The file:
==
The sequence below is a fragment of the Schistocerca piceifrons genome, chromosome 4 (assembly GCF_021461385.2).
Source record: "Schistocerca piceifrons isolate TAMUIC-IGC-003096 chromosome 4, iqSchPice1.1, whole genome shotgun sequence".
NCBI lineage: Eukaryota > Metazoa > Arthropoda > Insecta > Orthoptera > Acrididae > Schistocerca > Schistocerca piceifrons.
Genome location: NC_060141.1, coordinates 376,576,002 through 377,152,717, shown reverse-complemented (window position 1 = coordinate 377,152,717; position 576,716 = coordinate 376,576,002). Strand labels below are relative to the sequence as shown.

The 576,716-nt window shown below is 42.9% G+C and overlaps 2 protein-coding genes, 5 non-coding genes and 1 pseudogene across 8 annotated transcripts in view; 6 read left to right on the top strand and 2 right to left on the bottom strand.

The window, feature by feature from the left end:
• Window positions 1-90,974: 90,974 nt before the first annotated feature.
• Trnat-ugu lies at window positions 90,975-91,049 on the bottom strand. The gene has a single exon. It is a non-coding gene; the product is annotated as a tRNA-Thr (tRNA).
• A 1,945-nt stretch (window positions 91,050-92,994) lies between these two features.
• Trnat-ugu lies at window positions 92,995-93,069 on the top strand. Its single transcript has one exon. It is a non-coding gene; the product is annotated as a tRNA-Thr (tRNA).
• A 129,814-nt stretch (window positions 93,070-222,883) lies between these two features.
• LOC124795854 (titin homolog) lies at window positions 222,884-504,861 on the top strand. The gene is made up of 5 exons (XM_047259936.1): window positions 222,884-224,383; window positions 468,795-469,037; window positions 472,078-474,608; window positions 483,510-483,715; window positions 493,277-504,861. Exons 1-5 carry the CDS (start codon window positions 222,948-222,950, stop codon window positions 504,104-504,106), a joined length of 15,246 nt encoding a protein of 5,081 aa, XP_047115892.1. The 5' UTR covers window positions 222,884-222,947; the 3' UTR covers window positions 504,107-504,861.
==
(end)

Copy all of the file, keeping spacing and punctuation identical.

The sequence below is a fragment of the Schistocerca piceifrons genome, chromosome 4 (assembly GCF_021461385.2).
Source record: "Schistocerca piceifrons isolate TAMUIC-IGC-003096 chromosome 4, iqSchPice1.1, whole genome shotgun sequence".
NCBI lineage: Eukaryota > Metazoa > Arthropoda > Insecta > Orthoptera > Acrididae > Schistocerca > Schistocerca piceifrons.
Genome location: NC_060141.1, coordinates 376,576,002 through 377,152,717, shown reverse-complemented (window position 1 = coordinate 377,152,717; position 576,716 = coordinate 376,576,002). Strand labels below are relative to the sequence as shown.

The 576,716-nt window shown below is 42.9% G+C and overlaps 2 protein-coding genes, 5 non-coding genes and 1 pseudogene across 8 annotated transcripts in view; 6 read left to right on the top strand and 2 right to left on the bottom strand.

The window, feature by feature from the left end:
• Window positions 1-90,974: 90,974 nt before the first annotated feature.
• Trnat-ugu lies at window positions 90,975-91,049 on the bottom strand. The gene has a single exon. It is a non-coding gene; the product is annotated as a tRNA-Thr (tRNA).
• A 1,945-nt stretch (window positions 91,050-92,994) lies between these two features.
• Trnat-ugu lies at window positions 92,995-93,069 on the top strand. Its single transcript has one exon. It is a non-coding gene; the product is annotated as a tRNA-Thr (tRNA).
• A 129,814-nt stretch (window positions 93,070-222,883) lies between these two features.
• LOC124795854 (titin homolog) lies at window positions 222,884-504,861 on the top strand. The gene is made up of 5 exons (XM_047259936.1): window positions 222,884-224,383; window positions 468,795-469,037; window positions 472,078-474,608; window positions 483,510-483,715; window positions 493,277-504,861. Exons 1-5 carry the CDS (start codon window positions 222,948-222,950, stop codon window positions 504,104-504,106), a joined length of 15,246 nt encoding a protein of 5,081 aa, XP_047115892.1. The 5' UTR covers window positions 222,884-222,947; the 3' UTR covers window positions 504,107-504,861.